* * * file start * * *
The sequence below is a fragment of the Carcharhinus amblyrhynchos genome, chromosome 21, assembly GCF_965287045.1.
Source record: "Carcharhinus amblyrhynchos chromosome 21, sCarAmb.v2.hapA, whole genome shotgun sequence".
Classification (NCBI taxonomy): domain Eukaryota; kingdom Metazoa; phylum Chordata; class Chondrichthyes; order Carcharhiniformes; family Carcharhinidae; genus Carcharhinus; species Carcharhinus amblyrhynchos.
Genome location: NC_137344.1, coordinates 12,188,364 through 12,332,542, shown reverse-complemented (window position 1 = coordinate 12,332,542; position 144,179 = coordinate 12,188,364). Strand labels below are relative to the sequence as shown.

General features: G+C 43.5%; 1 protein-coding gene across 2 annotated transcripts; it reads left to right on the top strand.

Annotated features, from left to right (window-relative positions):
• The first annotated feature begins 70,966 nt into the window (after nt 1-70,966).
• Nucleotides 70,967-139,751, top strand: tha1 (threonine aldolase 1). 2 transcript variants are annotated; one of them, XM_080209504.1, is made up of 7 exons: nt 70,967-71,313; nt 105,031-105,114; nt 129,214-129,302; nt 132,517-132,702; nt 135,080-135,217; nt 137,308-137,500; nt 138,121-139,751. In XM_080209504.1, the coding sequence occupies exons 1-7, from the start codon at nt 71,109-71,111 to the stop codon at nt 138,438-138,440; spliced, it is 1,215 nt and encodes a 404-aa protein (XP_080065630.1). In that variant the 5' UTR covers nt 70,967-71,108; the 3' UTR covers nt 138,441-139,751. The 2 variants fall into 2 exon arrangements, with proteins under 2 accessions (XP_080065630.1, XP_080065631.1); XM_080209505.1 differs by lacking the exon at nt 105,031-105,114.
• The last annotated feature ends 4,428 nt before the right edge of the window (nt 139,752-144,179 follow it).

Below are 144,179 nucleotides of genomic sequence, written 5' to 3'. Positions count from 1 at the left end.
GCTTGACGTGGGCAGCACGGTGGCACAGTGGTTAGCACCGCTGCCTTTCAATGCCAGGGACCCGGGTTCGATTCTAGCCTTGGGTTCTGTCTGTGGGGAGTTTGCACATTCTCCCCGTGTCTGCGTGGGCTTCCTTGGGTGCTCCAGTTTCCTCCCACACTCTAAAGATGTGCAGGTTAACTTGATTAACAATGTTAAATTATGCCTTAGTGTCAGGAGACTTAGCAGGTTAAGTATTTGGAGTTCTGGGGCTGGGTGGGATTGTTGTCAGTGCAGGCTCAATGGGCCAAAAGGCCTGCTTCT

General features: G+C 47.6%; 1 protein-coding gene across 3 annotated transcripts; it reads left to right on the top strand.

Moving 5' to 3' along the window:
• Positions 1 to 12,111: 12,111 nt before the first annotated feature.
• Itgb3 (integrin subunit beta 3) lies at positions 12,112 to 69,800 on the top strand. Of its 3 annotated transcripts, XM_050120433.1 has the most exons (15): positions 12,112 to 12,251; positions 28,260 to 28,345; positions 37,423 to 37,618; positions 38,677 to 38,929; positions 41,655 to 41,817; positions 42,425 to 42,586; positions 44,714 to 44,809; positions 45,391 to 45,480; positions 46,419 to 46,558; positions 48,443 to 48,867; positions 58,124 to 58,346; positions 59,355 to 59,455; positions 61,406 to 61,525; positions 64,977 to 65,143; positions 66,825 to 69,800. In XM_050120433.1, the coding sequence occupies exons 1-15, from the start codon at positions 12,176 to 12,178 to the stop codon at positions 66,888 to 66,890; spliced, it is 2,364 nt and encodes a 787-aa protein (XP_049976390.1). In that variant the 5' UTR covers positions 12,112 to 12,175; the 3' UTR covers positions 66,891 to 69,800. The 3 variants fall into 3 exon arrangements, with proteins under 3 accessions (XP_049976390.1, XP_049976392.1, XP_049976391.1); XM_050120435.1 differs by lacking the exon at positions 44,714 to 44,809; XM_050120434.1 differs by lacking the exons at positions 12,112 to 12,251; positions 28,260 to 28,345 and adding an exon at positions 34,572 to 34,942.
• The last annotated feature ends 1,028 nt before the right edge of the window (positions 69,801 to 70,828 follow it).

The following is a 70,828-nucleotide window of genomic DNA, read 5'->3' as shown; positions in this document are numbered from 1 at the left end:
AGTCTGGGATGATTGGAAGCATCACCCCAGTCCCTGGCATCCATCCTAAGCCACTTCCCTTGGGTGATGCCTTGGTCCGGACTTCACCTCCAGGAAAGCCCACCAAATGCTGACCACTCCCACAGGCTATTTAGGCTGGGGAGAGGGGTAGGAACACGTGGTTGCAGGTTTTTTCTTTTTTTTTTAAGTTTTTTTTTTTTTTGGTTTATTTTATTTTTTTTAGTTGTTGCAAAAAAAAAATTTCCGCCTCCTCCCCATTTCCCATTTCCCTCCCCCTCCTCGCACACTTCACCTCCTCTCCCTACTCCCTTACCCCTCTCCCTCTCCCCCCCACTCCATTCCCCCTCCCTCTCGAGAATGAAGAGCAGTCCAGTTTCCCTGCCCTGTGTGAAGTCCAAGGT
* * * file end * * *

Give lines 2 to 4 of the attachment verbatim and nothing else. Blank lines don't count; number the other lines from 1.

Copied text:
Source record: "Carcharhinus amblyrhynchos chromosome 21, sCarAmb.v2.hapA, whole genome shotgun sequence".
Classification (NCBI taxonomy): domain Eukaryota; kingdom Metazoa; phylum Chordata; class Chondrichthyes; order Carcharhiniformes; family Carcharhinidae; genus Carcharhinus; species Carcharhinus amblyrhynchos.
Genome location: NC_137344.1, coordinates 12,188,364 through 12,332,542, shown reverse-complemented (window position 1 = coordinate 12,332,542; position 144,179 = coordinate 12,188,364). Strand labels below are relative to the sequence as shown.